If you want to move beyond educated guesses, provide online surveys and feedback forms to your customers. Ask them “how did you hear about us?” and “which social media sites do you frequent?” These are just a couple of straightforward questions you can use to discover the paths your customers use to find you, and then invest your marketing dollars there
If, for example, you own a business that provides wholesale PVC pipes, you might naturally think of plumbers as being your target audience, and you’d probably be right about the majority of them. But which customers might be an untapped source? Do-it-yourself folks, crafts people, gardeners, stage builders for theaters, etc.? The takeaway here is not to assume you know exactly who your customers are and what their social media habits are. Do the research work to find out so that your target aim will be more like a trained sharpshooter with a scoped rifle, rather than a blindfolded novice with a shotgun.
Your primary goal
If you keep up with marketing trends (and you should), you know that creating “buzz” about your product or service is one aim of social media marketing. Ideally, that buzz translates to increased sales, but that’s not always the primary aim. Sometimes the aim is simply to create awareness for the business or its offerings through sharing, re-tweeting, following, etc. This is often accomplished through viral videos that hardly even touch on the product or service, but rather create a positive emotional response from the viewer.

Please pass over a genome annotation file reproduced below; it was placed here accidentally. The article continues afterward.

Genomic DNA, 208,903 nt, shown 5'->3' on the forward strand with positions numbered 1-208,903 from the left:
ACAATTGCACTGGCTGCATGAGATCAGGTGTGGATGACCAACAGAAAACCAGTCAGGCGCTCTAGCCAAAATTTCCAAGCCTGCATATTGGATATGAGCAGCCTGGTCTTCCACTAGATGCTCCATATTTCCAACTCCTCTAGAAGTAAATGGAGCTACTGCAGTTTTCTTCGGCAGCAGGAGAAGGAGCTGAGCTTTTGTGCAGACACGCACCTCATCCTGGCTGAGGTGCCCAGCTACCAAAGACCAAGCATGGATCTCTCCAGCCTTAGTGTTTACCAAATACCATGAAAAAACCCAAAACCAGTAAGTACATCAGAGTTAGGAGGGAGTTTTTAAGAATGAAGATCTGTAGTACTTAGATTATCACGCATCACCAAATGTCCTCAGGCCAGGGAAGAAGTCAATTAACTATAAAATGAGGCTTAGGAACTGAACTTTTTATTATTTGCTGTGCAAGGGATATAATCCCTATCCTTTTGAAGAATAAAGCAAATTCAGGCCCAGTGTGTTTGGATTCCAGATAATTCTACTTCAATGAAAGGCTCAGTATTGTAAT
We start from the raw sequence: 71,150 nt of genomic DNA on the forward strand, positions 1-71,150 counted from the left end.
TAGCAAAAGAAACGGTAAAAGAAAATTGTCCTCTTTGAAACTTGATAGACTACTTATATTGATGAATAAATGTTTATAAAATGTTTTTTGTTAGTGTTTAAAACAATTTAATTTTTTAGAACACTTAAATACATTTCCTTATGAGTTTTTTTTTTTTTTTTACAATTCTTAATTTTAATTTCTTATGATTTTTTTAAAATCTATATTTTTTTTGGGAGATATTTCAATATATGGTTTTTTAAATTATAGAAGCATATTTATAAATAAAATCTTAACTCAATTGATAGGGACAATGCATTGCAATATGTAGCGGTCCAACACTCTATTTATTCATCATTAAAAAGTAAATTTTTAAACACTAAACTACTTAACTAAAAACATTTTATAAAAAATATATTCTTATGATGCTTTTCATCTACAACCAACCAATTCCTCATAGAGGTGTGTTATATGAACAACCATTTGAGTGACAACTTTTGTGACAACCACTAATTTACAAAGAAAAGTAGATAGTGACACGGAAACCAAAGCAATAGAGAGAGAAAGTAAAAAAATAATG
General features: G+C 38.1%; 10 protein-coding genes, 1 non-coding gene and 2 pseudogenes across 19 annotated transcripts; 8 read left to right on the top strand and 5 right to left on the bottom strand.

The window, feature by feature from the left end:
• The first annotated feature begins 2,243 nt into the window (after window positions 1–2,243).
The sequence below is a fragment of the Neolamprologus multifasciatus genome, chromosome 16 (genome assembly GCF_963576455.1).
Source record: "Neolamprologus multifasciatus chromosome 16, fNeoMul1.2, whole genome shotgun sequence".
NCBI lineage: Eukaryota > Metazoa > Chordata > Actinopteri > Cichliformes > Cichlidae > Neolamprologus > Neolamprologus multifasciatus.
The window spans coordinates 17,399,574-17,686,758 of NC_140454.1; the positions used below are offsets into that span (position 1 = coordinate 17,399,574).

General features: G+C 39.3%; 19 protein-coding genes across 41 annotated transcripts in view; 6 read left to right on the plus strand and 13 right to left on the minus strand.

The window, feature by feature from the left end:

Below is a short list of possible goals a business may choose to pursue with a social media campaign. These goals may overlap, be concurrent, or be consecutive. Determining which they are and when they happen will help you decide how, when, and even if SMM is the best path for your business.
- Keeping your name in front of customers through recognition and recall (Ongoing)
- Strengthening brand identity through buzz (Ongoing: Hit and miss)
- Introducing a new product or service (Limited time)
- Offering a discount for a product or service (Limited time)
- Presenting your business as a thought leader in your industry with relevant, valuable information (Ongoing)
- Announcing a change to your business or business process (Limited)
- Soliciting customer feedback (Ongoing, but Intermittent)
You may come up with something totally outside these ideas, but thinking through your goal is essential to having a successful strategy.
Let’s say you’ve done the research and discovered that your target audience is heavily engaged in specific social media outlets, and you have determined your primary goal. Now it’s time to examine to see if you have the resources needed to create an effective campaign for these outlets. Your resources include both finances and time allocation.